Enterprises need to consider several other issues when deciding whether to adopt open-source technologies, according to Hardman. Knowledge about the level of support provided by the service provider, such as ready availability of security patches, is crucial.
"It's not enough to only have technical expertise in building the open-source solution," Hardman said. "Business knowledge is also essential to ensure the solution works for the enterprise."
Additionally, the open-source provider must be confident that the contributing community can ensure adequate information security. "There must be no weak links in security features," Hardman said.
Open source and SaaS
According to Gartner's State of Open Source report for 2008, software-as-a-service (SaaS) will eclipse open source as the preferred enterprise IT cost-cutting method by 2012.
The report stated that both the open source and SaaS business models price by subscription, operate on low profit margins and can reduce enterprise IT costs. Gartner contends however, that SaaS reduces enterprise requirements for IT technical skills, while open source tends to increase such requirements.
Gery Messer, president of Red Hat Asia Pacific, disagreed: "Open source does not increase the requirement for IT technical skills within the enterprise."
Messer said Red Hat's subscription model provides enterprises with a predictable cost structure and allows them to outsource IT development and support requirements.
"Open source is an infrastructure platform on which many enterprise applications run," Messer said. "Its community-based accelerated innovation approach multiplies software development capacity many times over, providing enterprises better, more innovative solutions."
Messer agreed however, that like open-source software (OSS), SaaS can also help enterprises, especially small- and medium-sized businesses, cut IT costs.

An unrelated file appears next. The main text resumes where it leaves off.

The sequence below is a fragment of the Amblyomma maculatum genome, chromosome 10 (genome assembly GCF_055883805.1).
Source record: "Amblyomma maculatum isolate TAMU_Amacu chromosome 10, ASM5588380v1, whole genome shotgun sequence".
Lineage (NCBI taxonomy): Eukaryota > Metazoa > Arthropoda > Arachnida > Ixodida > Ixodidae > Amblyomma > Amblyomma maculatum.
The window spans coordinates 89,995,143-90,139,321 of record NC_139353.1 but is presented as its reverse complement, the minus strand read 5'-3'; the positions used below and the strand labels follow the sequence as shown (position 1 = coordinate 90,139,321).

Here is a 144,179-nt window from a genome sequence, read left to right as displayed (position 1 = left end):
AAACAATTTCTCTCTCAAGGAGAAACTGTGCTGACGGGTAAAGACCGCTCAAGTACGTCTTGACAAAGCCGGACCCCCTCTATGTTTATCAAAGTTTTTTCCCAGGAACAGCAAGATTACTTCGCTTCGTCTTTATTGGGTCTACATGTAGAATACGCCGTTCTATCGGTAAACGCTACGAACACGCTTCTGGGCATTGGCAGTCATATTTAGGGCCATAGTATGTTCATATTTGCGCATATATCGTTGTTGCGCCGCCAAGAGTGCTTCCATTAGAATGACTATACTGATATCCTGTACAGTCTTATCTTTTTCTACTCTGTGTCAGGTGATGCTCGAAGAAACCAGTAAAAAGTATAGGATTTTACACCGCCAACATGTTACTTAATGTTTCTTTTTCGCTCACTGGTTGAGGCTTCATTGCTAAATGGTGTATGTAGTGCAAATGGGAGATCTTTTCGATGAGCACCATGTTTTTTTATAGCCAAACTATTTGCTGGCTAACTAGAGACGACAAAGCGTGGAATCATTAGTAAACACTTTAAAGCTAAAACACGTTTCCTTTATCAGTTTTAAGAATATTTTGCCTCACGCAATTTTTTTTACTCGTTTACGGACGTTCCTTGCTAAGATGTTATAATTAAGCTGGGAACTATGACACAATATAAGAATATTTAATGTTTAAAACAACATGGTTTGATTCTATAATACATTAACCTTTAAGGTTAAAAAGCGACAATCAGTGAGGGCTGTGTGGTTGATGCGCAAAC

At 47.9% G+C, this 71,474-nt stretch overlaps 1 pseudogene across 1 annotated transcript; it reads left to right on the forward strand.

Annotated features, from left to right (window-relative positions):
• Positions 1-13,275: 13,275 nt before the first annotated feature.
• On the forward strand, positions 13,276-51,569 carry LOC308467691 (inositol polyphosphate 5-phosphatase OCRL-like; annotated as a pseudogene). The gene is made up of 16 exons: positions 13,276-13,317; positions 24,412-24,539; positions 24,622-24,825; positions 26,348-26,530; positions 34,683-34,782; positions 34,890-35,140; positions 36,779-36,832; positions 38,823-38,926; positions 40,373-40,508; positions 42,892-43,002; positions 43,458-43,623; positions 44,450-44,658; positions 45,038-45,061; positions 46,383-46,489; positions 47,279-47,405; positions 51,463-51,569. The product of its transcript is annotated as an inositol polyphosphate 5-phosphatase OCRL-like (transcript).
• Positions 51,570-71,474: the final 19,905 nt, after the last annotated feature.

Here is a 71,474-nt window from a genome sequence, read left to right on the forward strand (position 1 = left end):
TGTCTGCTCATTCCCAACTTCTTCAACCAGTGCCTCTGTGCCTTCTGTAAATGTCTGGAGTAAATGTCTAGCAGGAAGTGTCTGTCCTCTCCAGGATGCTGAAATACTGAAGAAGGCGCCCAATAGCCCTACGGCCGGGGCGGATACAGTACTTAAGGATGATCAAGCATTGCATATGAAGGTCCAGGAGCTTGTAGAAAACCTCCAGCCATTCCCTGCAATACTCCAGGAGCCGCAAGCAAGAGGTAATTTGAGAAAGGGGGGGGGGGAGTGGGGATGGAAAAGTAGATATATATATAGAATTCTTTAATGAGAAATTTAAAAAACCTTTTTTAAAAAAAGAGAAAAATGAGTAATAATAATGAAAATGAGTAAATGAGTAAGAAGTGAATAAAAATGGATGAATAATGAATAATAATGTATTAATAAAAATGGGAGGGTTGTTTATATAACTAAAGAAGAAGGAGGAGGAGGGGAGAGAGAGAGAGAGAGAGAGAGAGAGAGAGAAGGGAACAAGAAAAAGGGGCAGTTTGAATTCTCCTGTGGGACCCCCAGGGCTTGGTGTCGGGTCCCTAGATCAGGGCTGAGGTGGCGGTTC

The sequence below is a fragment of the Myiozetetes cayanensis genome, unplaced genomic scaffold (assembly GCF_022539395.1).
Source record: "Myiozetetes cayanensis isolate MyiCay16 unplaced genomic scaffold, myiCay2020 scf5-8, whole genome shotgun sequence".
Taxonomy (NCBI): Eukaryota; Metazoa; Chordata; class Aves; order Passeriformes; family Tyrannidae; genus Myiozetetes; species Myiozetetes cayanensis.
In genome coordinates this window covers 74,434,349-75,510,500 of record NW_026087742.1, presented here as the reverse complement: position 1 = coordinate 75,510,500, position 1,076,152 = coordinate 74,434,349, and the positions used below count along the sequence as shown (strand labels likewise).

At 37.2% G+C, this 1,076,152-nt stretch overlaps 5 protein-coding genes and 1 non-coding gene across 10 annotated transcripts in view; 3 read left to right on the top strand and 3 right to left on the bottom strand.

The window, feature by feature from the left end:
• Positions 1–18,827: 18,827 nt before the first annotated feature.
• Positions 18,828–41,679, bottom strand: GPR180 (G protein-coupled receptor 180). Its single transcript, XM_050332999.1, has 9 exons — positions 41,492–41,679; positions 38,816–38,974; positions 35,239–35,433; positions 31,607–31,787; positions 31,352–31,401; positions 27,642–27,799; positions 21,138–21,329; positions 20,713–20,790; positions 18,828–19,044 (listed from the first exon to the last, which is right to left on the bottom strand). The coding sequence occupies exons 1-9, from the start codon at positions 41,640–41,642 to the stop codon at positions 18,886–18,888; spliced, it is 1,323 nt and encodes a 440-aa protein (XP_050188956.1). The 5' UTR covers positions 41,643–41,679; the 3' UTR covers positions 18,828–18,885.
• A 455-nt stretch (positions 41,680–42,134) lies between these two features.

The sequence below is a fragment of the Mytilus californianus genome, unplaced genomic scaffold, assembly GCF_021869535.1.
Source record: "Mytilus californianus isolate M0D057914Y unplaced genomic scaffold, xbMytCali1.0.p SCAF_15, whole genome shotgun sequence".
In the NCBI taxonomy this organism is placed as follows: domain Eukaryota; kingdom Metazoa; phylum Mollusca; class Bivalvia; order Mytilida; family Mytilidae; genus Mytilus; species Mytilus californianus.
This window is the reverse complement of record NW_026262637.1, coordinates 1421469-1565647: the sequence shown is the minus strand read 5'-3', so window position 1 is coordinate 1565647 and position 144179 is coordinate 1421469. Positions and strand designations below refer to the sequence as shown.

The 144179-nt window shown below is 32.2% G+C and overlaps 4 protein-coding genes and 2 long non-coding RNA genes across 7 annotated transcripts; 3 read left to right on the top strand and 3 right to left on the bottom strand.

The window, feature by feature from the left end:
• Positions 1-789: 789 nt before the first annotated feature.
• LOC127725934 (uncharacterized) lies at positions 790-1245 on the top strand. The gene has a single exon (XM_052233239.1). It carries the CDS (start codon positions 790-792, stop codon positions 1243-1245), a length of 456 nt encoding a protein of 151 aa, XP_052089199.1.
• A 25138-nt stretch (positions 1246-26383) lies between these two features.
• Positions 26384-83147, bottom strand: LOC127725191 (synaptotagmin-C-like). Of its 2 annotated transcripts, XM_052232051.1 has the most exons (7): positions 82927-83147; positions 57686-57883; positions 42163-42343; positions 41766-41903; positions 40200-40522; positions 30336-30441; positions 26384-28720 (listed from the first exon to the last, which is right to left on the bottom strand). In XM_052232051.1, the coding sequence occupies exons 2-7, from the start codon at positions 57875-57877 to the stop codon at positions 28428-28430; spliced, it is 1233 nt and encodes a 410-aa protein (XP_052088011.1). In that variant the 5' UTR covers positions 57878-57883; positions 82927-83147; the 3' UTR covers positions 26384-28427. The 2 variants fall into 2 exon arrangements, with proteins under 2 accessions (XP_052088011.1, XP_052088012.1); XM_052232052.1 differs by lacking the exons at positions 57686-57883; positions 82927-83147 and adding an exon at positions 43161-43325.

Defining open source
"While I agree with Red Hat's general definition of SaaS, I wouldn't agree with their definition of open source," said Brian Prentice, Gartner's research vice president for emerging trends and technologies. "Open source is not just an infrastructure platform, it can be a lot more than that and is."
According to Prentice, Gartner's definition of open source is software governed under a licence agreement recognised by the Open Source Initiative (OSI). OSI is a non-profit organisation dedicated to promoting open-source software. "It is the licence agreement, and specifically the rights to modify and redistribute the code, which is the most important component of open source."
As a co-author of the Gartner Open Source report, Prentice explained that OSS tends to increase skills requirements because new technologies require new skills in an organisation.
"If, for example, my organisation uses Windows Server, the addition of Linux, regardless of distribution, would require new skills," Prentice said. "If I am currently using a mix of Oracle 11g and SQL Server, and then introduced MySQL, that needs a new set of skills."
Prentice said SaaS tends to avoid this problem because it is "run on someone else's infrastructure".
"I concede there is some nuance in this area particularly as we start looking at platform-as-a-service capabilities like Force.com from salesforce.com," he noted.